7 November 2002 Edition
Until that certain day
By Brendan Anderson
Joe Cahill, A Life in the IRA, is an authorised biography of arguably Ireland's longest serving republican activist. Born in 1920 into a strong Belfast republican family, Joe Cahill joined the Republican Movement in 1935 and remains to this day an active republican. Joe served in every phase of the republican struggle throughout the last 67 years and as portrayed in this biography, has been one of the most enthusiastic supporters of the emphasis on politics that emerged following the Hunger Strikes of 1980/1. He is currently an Honorary Vice President of Sinn Féin.
The main attraction of this book, for both republicans and those interested in the evolution and modernising of republicanism, is that it charts the developments through the eyes of someone who was a driving force of and invariably at the heart of those developments. A biography, it provides a personal, as opposed to an historical, context of events. Author and journalism lecturer, Brendan Anderson, has succeeded in chronicling the life of, what was to other than his closest associates, a previously mysterious figure in a very readable style.
The book gives a clear insight into the thinking behind what motivated Joe Cahill to involve himself in each phase of the republican struggle since the 1930s at the expense of tremendous personal and family hardship. Military resistance, prison protests, hunger strikes, community involvement, political bridge building and electioneering, was, quite literally, Joe Cahill's life.
In the course of a series of interviews, Joe Cahill, talks frankly with Brendan Anderson about his lifelong activism: of his youthful involvement, his death sentence, his re-involvement with republicanism after imprisonment in the 1940s, 1950s, 1960s and 1970s, and the effects of Bloody Sunday.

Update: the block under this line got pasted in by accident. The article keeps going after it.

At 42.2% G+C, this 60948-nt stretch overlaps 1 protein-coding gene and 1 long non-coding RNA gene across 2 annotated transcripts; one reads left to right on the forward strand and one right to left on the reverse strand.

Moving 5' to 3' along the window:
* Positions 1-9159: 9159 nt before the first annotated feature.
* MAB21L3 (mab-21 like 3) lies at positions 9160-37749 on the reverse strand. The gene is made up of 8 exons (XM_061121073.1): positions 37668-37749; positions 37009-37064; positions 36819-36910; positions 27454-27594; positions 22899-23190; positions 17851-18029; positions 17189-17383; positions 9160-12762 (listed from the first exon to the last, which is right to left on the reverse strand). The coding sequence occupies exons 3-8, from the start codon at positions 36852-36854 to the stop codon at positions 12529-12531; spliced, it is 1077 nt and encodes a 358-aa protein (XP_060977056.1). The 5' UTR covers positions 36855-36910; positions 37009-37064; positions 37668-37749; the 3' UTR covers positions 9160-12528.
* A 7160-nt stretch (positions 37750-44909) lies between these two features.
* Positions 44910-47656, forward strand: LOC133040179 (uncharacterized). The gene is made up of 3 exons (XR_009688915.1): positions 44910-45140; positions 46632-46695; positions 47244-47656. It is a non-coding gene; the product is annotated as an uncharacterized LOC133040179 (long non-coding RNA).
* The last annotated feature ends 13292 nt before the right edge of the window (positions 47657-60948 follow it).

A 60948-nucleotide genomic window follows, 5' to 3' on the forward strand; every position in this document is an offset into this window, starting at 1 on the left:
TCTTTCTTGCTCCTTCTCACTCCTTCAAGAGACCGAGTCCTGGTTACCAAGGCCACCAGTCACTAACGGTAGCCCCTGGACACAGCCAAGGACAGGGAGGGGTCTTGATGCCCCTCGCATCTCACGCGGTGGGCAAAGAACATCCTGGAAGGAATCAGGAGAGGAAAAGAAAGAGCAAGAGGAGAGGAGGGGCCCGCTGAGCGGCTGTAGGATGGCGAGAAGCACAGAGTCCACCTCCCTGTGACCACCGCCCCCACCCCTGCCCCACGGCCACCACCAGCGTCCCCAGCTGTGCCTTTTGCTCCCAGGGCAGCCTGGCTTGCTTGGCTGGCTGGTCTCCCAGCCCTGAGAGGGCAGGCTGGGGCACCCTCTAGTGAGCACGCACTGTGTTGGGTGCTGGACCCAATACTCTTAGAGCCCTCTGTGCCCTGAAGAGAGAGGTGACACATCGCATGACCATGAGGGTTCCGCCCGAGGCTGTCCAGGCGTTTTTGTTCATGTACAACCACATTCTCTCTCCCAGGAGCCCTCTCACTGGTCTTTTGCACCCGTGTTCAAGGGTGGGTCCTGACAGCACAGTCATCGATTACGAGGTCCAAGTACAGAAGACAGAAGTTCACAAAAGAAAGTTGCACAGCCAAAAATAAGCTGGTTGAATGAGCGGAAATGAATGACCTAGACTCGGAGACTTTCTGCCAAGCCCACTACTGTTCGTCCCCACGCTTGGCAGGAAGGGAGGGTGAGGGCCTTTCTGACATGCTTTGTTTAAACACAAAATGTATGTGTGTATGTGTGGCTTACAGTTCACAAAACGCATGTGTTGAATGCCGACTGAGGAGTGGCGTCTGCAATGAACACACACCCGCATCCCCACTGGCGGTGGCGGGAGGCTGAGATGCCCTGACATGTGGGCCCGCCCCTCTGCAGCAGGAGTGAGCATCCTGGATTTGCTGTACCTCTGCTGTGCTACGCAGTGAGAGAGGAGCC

Of particular interest will be his frank explanation of republican thinking on participation (or non-participation) in electoral politics that characterised republicanism for much of his involvement prior to the mid-1980s. Whilst Cahill himself was more open to electoral engagement as a tactic, it was his belief that the then leadership was running down the IRA, concentrating too much on politics at a time when northern nationalists were most vulnerable that led to the only break in his involvement with the Republican Movement, when in the 1960s, he resigned for a short period of time.
He says it was when his worst fears were realised in the Belfast pogrom in 1969, when nationalists contemptuously scrawled, IRA - I Ran Away, on gable walls in the city, that he set himself the task of redeeming the IRA in the eyes of Belfast nationalists. For a man who had already given almost 30 years of service to Irish republicanism, it was a bitter pill to swallow. It in some ways illuminates the anxiety many republicans, particularly '69 republicans from Belfast, felt about the emerging peace process in the '80s and '90s.
Strange as it may seem, for someone who was central to the establishment of the Provisional IRA, Anderson shows that Cahill was not wedded to armed struggle as the only tactic to be used in the struggle for Irish national self-determination. In fact, he was also a pivotal figure in, and influential promoter of, the Irish peace process. When a steadying influence was needed to sell the first IRA cessation to supporters in Ireland or abroad, it was Joe Cahill who was normally sent for. As someone who had been sentenced to death by a British court, who had occupied the most senior positions in the IRA and whose life had been devoted to unifying Ireland, his republican credentials could not be questioned.
But despite more than half a century of active republicanism, it was his arrest in 1942 for his part in an IRA operation in which an RUC man was killed that looms largest throughout the book.
Joe Cahill was one of six IRA Volunteers arrested and sentenced to death. Eighteen-year-old Tom Williams, having accepted total responsibility for the action, was the only one of the six not to have that sentence commuted. The execution of his friend and comrade has clearly had a profound effect on Joe.
It is clear that much detail had, "of necessity", to be left out of this book, a point that Brendan Anderson confirms. But it is tremendously valuable for the insights it privides into the thinking of perhaps the most respected living republican, together with the rationale that has motivated a lifetime of struggle. For anyone with an interest in understanding the thinking of a committed republican, this is essential reading.
BY DOMINIC DOHERTY